(Moore Theater) If there was ever an overrated band that defies all level of negative criticism--no talent and rotten songwriting--yet still manages to pack a major city's large venue, Cake is it. People, ARE YOU INSANE? Cake is a horrible, awful band fronted by a smarmy teacher type who thinks he's so goddamn clever--the fucking Dudley Manlove Quartet of rock. Please make it go away.--KW

DJ MARK FARINA
(Last Supper Club) After an excellent (but quiet) set last month at the all-ages Planet E club, the unstoppable Mark Farina returns to Seattle to play for the grown-ups at Pleasure Muzique. This night's crowd is tailor-made for Mark's smooth and deep DJ style, so prepare yourself for a drunken, sweaty ride.--MC

HUUN-HUUR-TU THROAT SINGERS OF TUVA
(Meany Theater) They come from the remote Russian Republic of Tuva, located in south-central Siberia, and the music they play strikes an oddly familiar chord. Like American cowboys, Huun-Huur-Tu sings about horses and a lonesome life on the range. However, unlike our yodelin' yokels, these colorful Buddhist shamans back their galloping rhythms with surreal throat singing, an ancient technique whereby two or three distinct notes can be sung simultaneously. Recordings don't capture the full spectrum of these psychedelic overtones, so if you're undecided, check them out live at Ballard's Backstage Music & Video today at 2 pm.--James Kirchmer

THE MAKERS, THE RAPTURE, THE BLACK HALOS
(Crocodile) I get a kick out of the Sub Pop Mob, the ultra shiny, ever-ebullient crowd of label cheerleaders that swarms into a club the moment a BWSPP (Band With Sub Pop Potential) is about to take the stage. A few weeks back it was the Rapture who summoned the buzzing mass, which dutifully head-bobbed and slapped itself on the back as the rest of the crowd was either repulsed by the vocalist's look-at-me-I'm-so-WEIRD! schtick, or drinking itself silly while waiting out the Cure/Talking Heads rip-offs. No matter, the label wants 'em anyway. As you exit the band room, be sure to congratulate the Mob on its fine, fine work.--KW

PUSH
(Baltic Room) Once upon a time, Push were the backing group for local hiphop/jazz sensations the Sharpshooters, but of late they've gone their own way. Which makes sense, because they piled on the jazz heavier than the 'Shooters themselves did. As a sextet incorporating scratch DJs with the usual instrumental suspects, Push pull off the fusion game as an understated aesthetic, not a showy demonstration.--MC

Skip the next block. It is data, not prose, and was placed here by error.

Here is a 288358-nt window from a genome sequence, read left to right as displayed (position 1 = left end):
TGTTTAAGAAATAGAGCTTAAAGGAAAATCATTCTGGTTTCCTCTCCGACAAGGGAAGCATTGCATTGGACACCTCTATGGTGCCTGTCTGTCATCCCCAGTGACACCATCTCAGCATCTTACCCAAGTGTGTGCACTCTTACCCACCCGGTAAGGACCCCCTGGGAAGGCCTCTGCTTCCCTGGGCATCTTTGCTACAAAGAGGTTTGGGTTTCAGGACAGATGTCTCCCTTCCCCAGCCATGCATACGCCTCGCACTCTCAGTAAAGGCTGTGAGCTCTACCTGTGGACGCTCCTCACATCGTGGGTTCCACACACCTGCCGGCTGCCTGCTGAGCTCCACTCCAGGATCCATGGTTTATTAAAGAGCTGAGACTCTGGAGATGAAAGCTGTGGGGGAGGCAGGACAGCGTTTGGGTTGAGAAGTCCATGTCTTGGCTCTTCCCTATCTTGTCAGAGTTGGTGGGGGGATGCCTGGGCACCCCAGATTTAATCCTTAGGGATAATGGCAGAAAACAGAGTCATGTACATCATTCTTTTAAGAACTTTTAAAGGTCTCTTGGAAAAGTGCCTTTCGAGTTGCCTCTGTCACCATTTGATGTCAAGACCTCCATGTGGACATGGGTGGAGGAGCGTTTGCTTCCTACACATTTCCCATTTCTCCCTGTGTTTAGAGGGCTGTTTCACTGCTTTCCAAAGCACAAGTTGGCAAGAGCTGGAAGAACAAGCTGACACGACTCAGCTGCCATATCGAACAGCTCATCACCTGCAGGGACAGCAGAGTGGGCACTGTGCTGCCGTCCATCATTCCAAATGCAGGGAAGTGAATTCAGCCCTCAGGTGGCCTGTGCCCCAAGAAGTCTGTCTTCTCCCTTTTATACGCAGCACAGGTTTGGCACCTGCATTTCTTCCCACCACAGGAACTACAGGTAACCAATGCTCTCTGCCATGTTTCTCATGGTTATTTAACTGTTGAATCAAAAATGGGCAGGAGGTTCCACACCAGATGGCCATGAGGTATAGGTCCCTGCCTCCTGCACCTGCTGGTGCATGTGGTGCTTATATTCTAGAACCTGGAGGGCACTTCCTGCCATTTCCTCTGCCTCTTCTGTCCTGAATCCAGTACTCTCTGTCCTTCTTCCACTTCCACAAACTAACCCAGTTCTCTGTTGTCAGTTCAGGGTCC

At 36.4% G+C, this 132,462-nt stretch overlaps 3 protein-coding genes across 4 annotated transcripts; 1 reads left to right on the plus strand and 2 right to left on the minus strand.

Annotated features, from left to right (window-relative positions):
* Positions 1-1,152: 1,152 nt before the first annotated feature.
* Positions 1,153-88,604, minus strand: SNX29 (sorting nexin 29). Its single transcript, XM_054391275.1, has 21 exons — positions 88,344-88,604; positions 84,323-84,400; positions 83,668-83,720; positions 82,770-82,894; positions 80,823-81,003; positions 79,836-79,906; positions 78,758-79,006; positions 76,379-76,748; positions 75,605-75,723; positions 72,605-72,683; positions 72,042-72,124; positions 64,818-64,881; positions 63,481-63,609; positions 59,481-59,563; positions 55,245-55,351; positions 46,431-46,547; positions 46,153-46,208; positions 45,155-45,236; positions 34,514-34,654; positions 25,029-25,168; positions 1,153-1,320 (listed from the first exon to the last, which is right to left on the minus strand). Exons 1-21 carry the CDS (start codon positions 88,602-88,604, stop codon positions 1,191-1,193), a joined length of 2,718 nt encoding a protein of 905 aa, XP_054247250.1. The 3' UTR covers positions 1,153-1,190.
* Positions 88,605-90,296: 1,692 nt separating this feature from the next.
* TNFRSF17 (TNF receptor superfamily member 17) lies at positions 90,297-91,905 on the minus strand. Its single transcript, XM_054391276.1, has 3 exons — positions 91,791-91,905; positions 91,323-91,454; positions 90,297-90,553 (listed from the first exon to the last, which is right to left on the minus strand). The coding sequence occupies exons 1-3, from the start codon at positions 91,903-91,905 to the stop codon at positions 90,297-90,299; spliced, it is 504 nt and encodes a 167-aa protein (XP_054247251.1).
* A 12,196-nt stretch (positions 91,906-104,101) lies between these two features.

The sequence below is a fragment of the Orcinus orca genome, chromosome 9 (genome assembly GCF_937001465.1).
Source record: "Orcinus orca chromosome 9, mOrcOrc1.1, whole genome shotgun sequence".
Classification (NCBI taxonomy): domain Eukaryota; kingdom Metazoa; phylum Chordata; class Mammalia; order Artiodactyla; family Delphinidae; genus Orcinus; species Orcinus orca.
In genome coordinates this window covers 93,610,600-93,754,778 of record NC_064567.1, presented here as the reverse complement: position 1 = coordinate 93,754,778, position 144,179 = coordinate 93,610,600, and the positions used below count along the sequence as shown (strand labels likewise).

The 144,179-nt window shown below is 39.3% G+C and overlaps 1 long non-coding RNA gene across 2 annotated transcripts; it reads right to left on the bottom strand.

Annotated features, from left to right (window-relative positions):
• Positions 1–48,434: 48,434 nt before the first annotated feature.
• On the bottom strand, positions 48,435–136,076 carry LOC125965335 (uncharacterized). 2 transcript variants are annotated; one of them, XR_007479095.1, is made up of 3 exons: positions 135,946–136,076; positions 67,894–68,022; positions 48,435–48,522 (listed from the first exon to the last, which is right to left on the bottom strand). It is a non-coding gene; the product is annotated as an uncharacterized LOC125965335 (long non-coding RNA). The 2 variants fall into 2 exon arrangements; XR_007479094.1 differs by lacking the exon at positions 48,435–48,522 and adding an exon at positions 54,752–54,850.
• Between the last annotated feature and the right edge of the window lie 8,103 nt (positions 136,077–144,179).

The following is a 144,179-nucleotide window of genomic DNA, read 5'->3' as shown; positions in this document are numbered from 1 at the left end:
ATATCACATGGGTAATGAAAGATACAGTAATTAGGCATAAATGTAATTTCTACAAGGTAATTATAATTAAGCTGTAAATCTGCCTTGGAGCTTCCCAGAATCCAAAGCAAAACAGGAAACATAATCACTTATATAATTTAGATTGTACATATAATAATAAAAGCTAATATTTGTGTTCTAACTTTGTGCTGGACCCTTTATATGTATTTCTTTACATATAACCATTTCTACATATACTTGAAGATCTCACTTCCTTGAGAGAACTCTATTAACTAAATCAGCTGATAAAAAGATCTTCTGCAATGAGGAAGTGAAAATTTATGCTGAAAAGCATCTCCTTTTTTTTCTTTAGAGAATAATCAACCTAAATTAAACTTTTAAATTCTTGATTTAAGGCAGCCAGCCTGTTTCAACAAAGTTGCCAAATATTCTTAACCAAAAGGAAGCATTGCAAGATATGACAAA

SUNDAY FEBRUARY 21

HARVEY DANGER, PETER PARKER, NEVADA BACHELORS
(Crocodile) Those who tuned in to The End's "Young and the Restless" show two Sundays ago might have heard the Murder City Devils paying tribute to Harvey Danger by singing along to the band's much-loved single, "Flagpole Sitta," giving voice to everyone who just can't get enough of that song. It's been a while since Seattle's currently most famous pop band has sung that or any of its other hits in a local setting, providing a rare treat tonight at the Crocodile. Be sure to stand up front and request your favorite tune, loudly.--KW

DEEPER CONCENTRATION W/ THE BEAT JUNKIES
(ARO.space) Some DJs mix to produce a seamless flamesow of music, the main objective being to keep it rockin' on the dance flamesoor. Then there's the turntablists. They're a whole different breed of disc jockey. For them, the Technics 1200 isn't just a record player. It is an instrument, and a true turntablist wields it with vigor and finesse reminiscent of the interplay between Eddie Van Halen and his beloved guitar. The sounds these guys produce aren't meant to be danced to, but rather appreciated from an awestruck stance. It's experimental hiphop at its purest. --Courtney Reimer

MONDAY FEBRUARY 22

CHRIS MILLS
(OK Hotel)

TUESDAY FEBRUARY 23

DJ RALPHIE ROSARIO
(ARO.space) DJ Sol continues her mission to school Seattle's club scene by bringing Chicago's Ralphie Rosario to town. Ralphie is yet another quiet inflamesuence in the Chicago house scene; his hard Latin-inflamesuenced style is a unique take on Chicago's jackhammer sound, pleasing to trackheads and soul cats alike. Like most other Chicago legends, Rosario has never seen our wet little burg, so a warm (and dry) welcome is encouraged.--MC

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WEDNESDAY FEBRUARY 24

ELLIOTT SMITH, NO. 2
(Breakroom) Those old-school flamesoor sitters who prefer to hear Elliott Smith perform in an intimate acoustic setting--like he did in the days before he began rubbing elbows with Courtney Love and garnering Academy Award nominations--can do so tonight at the Breakroom, where he'll be playing stripped-down Northwest style.--KW